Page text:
A team of researchers from the University of Cambridge, UK, have created a new way to stabilise perovskites to be used in inexpensive solar cells without compromising efficiency, according to a study published in the journal Science (1).
Perovskites are becoming increasingly popular as an alternative material to produce electronic devices, including solar cells and LEDs. There are different types of perovskites, but one that has attracted much attention is the formamidinium (FA)-based FAPbI3 crystal. This compound is stable, and its band gap —the way to measure energy output —is nearly perfect for photovoltaic applications.
The major problem is that this compound can exist in two phases: one leads to high performance, while the other results in poor energy output. “A big problem with FAPbI3 is that the phase that you want is only stable at temperatures above 150 degrees Celsius,” said Tiarnan Doherty from Cambridge’s Cavendish Laboratory and one of the authors in this study. “At room temperature, it transitions into another phase, which is really bad for photovoltaics.”
Researchers have tried to keep the perovskite in the desired phase by adding different positive and negative ions into the compound. This worked up to a point, but it wasn’t perfect. “That’s been successful and has led to record photovoltaic devices, but there are still local power losses that occur,” said Doherty. “You end up with local regions in the film that aren’t in the right phase.”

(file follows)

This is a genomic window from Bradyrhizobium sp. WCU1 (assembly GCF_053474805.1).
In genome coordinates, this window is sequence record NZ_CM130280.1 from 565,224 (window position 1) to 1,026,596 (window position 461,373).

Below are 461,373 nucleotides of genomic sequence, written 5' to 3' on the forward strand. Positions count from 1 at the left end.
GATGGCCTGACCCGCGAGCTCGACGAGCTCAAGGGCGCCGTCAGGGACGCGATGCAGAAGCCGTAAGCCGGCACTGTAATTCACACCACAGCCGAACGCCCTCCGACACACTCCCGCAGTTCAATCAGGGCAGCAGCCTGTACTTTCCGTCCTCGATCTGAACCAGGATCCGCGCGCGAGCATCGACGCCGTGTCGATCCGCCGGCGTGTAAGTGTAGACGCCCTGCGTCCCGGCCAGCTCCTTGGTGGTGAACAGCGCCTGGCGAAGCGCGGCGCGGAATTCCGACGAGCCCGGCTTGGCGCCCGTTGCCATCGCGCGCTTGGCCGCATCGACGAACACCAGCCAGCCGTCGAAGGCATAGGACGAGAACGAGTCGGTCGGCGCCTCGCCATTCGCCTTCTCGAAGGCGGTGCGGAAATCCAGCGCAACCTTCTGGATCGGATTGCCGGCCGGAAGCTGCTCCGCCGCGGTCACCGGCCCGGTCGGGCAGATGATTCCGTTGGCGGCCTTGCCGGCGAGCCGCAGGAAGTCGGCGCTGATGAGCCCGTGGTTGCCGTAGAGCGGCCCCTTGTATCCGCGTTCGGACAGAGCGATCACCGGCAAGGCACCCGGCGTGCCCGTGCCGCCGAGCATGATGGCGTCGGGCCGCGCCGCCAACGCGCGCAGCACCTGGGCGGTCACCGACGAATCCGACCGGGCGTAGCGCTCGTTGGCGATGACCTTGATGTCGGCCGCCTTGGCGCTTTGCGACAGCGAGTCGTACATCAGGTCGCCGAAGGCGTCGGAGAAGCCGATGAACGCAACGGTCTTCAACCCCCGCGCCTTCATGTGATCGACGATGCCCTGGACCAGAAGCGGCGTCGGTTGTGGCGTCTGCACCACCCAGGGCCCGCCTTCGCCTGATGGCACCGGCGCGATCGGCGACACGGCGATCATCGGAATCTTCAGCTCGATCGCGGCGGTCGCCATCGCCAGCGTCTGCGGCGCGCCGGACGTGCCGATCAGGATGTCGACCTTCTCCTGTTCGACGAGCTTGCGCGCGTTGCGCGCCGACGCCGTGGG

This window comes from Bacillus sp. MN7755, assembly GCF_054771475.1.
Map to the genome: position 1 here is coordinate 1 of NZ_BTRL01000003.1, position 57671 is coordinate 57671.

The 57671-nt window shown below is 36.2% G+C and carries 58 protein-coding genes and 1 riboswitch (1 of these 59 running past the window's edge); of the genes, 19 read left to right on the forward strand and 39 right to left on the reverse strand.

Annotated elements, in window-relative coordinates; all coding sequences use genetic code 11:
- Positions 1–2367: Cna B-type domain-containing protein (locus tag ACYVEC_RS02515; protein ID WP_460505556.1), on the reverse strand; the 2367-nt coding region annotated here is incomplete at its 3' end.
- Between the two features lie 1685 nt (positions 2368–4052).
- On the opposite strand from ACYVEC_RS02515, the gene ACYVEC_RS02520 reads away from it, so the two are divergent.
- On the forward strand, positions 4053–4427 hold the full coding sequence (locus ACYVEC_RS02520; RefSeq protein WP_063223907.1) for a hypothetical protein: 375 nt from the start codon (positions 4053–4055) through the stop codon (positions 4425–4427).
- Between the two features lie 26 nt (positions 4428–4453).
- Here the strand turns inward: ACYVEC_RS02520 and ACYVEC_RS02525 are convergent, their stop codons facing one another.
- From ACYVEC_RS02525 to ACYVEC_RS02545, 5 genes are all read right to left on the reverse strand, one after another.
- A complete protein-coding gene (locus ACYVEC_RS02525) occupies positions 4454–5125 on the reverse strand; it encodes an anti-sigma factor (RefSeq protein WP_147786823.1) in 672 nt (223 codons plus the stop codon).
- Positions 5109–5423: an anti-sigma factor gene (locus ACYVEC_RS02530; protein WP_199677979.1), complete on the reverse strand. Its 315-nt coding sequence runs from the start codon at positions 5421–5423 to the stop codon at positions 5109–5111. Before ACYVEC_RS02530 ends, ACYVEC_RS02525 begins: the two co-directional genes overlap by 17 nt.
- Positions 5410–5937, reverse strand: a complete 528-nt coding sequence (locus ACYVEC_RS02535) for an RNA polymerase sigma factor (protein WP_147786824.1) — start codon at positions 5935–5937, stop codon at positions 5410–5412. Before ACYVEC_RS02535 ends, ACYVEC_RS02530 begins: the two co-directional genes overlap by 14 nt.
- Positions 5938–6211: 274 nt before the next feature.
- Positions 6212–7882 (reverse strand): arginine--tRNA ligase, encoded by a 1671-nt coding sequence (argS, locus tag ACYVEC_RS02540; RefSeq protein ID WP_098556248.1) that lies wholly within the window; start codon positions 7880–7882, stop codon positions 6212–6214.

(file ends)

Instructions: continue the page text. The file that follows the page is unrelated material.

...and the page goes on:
Now, a team from Cambridge used scanning electron diffraction, nano-X-ray diffraction, and nuclear magnetic resonance to see if they could find a better solution. They showed that minor distortions—previously undetected— are responsible for keeping perovskite in the stable phase. “There was this common consensus that when people stabilise these materials, they’re an ideal cubic structure. But what we’ve shown is that they’re not cubic at all; they’re very slightly distorted. There’s a very subtle structural distortion that gives some inherent stability at room temperature,” said Doherty.
Once they figured out that it was this slight structural distortion that gave it stability, it was just a matter of finding a way to achieve this distortion during preparation without adding other chemical elements. Instead, they added an organic compound called Ethylenediaminetetraacetic acid (EDTA) to the perovskite solution, which guides it to the desired phase as it forms. The EDTA can bind to the perovskite but does not incorporate it into the structure itself.
“With this method, we can achieve that desired band gap because we’re not adding anything extra into the material; it’s just a template to guide the formation of a film with the distorted structure – and the resulting film is extremely stable,” said Satyawan Nagane.
“You can create this slightly distorted structure in just the pristine FAPbI3 compound, without modifying the other electronic properties of what is essentially a near-perfect compound for perovskite photovoltaics,” added Dominik Kubicki.
The team hopes this work will help improve perovskite performance and stability. The aim now is to integrate this approach into prototype devices to find out how this technique can help produce better photovoltaic cells.
(1) Doherty T, Nagane T, Kubicki D, Jung Y, Johnstone D, Iqbal A, Guo D, Frohna K, Danaie M, Stranks S et al. (2021) Stabilized tilted-octahedra halide perovskites inhibit local formation of performance-limiting phases. Science, 374 (6575): 1598-1605, DOI: 10.1126/science.abl4890